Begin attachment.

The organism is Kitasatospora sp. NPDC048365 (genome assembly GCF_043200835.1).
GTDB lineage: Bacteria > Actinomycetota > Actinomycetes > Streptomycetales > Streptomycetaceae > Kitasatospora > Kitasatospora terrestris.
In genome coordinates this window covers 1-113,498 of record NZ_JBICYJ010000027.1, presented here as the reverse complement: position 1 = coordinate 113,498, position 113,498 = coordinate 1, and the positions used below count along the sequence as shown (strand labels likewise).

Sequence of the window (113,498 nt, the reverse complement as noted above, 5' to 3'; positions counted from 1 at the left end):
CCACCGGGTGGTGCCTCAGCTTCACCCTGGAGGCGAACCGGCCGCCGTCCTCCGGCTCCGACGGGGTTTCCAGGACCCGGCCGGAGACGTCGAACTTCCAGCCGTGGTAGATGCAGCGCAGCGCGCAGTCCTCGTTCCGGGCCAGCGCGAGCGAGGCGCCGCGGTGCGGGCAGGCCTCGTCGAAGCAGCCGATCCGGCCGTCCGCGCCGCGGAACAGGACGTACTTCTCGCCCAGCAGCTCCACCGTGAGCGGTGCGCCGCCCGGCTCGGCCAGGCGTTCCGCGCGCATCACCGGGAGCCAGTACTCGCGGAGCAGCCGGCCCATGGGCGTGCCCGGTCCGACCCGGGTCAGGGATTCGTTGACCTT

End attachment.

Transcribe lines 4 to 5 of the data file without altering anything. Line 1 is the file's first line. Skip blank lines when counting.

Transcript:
Sequence of the window (113,498 nt, the reverse complement as noted above, 5' to 3'; positions counted from 1 at the left end):
CCACCGGGTGGTGCCTCAGCTTCACCCTGGAGGCGAACCGGCCGCCGTCCTCCGGCTCCGACGGGGTTTCCAGGACCCGGCCGGAGACGTCGAACTTCCAGCCGTGGTAGATGCAGCGCAGCGCGCAGTCCTCGTTCCGGGCCAGCGCGAGCGAGGCGCCGCGGTGCGGGCAGGCCTCGTCGAAGCAGCCGATCCGGCCGTCCGCGCCGCGGAACAGGACGTACTTCTCGCCCAGCAGCTCCACCGTGAGCGGTGCGCCGCCCGGCTCGGCCAGGCGTTCCGCGCGCATCACCGGGAGCCAGTACTCGCGGAGCAGCCGGCCCATGGGCGTGCCCGGTCCGACCCGGGTCAGGGATTCGTTGACCTT